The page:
By Ashley Pavlakis, Kelsie Radziski and Menka Suresh
Ostara, the pagan celebration of the spring season aligned with the spring equinox on March 20th, was celebrated by Long Islanders who embrace the tradition.
“Ostara, or the spring equinox, represents a time of rebirth,” Julia Bremer, a spiritual practitioner celebrating Ostara, explained. “This is when farmers start to plant their crops again, flowers start to grow, [and] greenery comes back into the world.”
The holiday embraces natural themes of balance and renewal, as explained in an article from the Canton Public Library. Celebrations for this holiday are typically held outdoors as a way to connect with the earth.
The Paumanok Island Protogrove ADF, an international spiritual fellowship, held a public Ostara ritual at West Hills Nature Preserve in Melville.
“We make offerings to a number of different gods and spirits,” Tess Robertson, a member of the group, explained. “We also leave space for people attending to offer to any gods of their choosing. After inviting several gods and spirits, we ask for their blessing to come into what we call the Water of Life [which is] generally a pitcher of actual water. Then we pass around the water for everyone to partake of the blessings, thank all the various beings, and close the gates.”
Medwell Yoga Studio in Bellmore held a workshop centered around yoga, reiki healing, and sound baths to welcome in positive energy for the springtime.
“It’s a complete energy enhancement and energetic spring cleaning for your mind, body, and soul,” Marilyn Skyflower, the yoga instructor co-facilitating the workshop, said.
While Ostara is heavily centered around the earth’s reawakening, it also encompasses individual growth and rebirth. Practitioners use this holiday to build their personal connections with nature.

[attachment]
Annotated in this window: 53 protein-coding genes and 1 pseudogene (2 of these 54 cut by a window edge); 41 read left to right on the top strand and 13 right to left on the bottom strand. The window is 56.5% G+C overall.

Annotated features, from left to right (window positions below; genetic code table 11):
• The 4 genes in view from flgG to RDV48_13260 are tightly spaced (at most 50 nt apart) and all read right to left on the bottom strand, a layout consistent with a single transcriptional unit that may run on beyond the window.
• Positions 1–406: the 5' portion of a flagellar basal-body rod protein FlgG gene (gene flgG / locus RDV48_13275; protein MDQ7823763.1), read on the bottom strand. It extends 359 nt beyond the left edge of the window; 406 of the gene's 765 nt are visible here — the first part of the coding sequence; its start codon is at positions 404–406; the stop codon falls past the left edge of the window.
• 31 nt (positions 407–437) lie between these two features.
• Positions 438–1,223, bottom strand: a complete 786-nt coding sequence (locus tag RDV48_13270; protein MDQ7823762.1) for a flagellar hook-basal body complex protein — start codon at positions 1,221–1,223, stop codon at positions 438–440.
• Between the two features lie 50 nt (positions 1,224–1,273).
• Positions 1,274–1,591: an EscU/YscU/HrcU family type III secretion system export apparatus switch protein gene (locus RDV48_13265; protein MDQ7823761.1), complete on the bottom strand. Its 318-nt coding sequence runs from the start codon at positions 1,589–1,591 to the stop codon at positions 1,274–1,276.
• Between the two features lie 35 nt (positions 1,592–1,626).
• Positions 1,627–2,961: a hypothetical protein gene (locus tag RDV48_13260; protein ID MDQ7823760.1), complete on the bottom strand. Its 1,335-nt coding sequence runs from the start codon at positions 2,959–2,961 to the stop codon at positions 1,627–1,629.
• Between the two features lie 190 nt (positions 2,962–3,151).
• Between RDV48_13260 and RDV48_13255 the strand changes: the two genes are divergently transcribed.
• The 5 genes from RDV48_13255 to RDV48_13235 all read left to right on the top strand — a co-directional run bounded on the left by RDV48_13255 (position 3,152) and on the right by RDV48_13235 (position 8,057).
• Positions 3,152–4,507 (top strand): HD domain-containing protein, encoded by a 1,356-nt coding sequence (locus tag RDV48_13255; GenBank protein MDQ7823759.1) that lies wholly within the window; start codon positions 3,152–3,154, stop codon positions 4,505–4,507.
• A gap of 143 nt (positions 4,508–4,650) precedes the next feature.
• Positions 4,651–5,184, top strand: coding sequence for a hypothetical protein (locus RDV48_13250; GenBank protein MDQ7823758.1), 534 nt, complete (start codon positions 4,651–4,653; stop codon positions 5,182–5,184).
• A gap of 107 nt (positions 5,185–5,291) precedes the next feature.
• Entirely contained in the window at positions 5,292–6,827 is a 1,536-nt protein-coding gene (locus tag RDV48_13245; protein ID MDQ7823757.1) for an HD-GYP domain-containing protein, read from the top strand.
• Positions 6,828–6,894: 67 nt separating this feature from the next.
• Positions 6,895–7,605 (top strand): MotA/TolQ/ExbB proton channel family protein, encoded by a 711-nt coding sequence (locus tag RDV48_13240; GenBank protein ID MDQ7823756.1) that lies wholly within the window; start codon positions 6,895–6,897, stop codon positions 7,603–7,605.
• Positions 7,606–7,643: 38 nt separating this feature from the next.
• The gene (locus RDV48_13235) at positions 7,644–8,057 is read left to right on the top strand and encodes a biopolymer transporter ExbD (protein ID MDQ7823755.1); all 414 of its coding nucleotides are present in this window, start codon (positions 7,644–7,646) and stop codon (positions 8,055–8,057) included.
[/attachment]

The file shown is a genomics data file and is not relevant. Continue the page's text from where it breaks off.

“I will spend a lot of time in my garden…I will plant my plants [and] put intentions into my garden,” Bremer described her Ostara practices. “While my garden is growing, so are my intentions.”
Other ways to celebrate the holiday include completing herbal and sachet rituals.
“You can craft a sachet for any intention really, but for this one I used ingredients specific to purifying and cleansing negative and stagnant energy,” Sarah, owner of Folkcraft and Flora Apothecary, said. “I hang it from my shower head and use it just like I would a bath soak. Let the water run over me and allow it to cleanse my personal energy. You can also just hang them in a space for warding purposes or to calm a space that feels overwhelming.”
The spring equinox is celebrated by many different cultures, including indigenous groups. The arrival of spring was their sign to begin planting crops and reintroducing animals. They had traditions and beliefs about the springtime, similar to pagans.
Ostara was named after Eostre, the pagan fertility goddess of humans and crops who was honored in the springtime. Her worship evolved into the Ostara celebration, and it is speculated that she was also a source of inspiration for Easter traditions.
“There is some speculation that the Christian celebration of Easter may have incorporated some elements from earlier pagan traditions, such as Ostara,” Barbi Gardiner, a blogger for Outdoor Apothecary, said. “The idea of celebrating rebirth and new life in the spring is a common theme across many cultures and religions [and] it is a testament to the enduring power of symbols and the ways in which they can be used to connect us to our shared human experience.”
Long Island’s celebration of Ostara welcomes blessings and positivity for the upcoming spring season.